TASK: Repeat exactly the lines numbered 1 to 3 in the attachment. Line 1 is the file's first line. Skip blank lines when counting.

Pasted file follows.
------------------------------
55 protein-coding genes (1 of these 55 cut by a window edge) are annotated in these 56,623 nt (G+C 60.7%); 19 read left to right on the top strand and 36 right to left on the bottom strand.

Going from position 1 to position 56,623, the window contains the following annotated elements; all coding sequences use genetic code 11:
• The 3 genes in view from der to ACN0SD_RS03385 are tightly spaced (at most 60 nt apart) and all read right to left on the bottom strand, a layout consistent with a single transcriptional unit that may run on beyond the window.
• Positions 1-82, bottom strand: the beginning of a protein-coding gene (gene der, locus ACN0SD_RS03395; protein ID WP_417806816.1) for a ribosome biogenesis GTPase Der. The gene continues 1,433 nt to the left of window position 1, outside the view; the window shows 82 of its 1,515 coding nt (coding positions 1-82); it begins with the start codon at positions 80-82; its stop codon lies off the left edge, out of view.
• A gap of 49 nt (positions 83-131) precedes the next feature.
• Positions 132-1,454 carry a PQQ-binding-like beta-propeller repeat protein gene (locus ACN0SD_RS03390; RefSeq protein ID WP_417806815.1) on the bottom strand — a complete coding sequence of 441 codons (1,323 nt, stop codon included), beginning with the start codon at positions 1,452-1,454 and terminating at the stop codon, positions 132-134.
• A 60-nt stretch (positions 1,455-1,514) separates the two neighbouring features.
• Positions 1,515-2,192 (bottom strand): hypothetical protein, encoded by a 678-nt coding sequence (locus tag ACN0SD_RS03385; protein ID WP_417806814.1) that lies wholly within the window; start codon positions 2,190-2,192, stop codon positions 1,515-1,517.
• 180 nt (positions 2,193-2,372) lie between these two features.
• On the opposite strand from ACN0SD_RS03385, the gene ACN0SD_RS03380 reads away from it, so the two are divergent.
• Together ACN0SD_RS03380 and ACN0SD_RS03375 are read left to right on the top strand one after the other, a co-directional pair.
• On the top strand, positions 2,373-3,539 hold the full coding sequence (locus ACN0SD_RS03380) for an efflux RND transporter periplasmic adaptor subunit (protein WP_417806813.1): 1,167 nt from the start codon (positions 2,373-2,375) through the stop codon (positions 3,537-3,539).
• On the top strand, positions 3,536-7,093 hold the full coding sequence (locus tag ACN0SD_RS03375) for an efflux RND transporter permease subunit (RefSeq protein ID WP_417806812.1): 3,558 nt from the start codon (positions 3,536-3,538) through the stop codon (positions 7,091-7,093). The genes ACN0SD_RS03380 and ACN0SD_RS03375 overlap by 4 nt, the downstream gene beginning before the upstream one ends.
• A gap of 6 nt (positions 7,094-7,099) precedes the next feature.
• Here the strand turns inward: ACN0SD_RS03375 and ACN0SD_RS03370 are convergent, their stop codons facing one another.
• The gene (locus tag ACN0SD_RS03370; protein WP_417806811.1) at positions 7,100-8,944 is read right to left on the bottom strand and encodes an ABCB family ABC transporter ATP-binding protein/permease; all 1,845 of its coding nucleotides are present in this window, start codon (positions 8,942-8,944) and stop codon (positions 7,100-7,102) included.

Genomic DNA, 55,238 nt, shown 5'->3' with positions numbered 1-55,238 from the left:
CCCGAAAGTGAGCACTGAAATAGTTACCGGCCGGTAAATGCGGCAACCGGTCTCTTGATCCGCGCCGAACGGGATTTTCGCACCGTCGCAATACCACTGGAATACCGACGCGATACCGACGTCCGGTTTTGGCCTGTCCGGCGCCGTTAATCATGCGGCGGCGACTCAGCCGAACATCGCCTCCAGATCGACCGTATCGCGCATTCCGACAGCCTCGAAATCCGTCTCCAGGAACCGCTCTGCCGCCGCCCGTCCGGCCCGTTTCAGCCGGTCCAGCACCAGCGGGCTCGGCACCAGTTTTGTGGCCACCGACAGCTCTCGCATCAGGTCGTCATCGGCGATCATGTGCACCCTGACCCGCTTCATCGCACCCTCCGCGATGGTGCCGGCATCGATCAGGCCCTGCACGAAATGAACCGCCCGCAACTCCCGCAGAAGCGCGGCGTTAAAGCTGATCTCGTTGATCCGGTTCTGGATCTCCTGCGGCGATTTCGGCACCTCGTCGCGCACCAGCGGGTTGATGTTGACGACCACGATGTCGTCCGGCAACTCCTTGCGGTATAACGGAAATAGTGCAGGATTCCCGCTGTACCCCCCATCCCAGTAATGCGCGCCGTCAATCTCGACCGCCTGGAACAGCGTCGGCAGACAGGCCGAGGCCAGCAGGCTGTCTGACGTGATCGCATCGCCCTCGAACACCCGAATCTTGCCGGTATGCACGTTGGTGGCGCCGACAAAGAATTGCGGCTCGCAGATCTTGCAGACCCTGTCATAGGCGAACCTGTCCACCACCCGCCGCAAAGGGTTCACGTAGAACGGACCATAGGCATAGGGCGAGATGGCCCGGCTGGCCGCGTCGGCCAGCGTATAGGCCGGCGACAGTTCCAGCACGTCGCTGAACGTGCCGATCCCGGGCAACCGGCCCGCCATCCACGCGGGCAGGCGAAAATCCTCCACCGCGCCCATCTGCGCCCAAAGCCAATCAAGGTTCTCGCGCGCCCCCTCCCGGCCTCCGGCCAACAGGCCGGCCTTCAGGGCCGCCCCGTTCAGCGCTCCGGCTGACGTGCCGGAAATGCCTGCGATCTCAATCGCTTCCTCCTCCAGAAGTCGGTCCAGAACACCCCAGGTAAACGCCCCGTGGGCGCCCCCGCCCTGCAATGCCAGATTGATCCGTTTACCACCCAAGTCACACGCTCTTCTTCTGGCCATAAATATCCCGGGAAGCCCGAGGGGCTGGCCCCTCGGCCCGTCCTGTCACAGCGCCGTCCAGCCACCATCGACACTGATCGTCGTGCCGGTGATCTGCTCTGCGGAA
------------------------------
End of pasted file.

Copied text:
55 protein-coding genes (1 of these 55 cut by a window edge) are annotated in these 56,623 nt (G+C 60.7%); 19 read left to right on the top strand and 36 right to left on the bottom strand.

Going from position 1 to position 56,623, the window contains the following annotated elements; all coding sequences use genetic code 11:
• The 3 genes in view from der to ACN0SD_RS03385 are tightly spaced (at most 60 nt apart) and all read right to left on the bottom strand, a layout consistent with a single transcriptional unit that may run on beyond the window.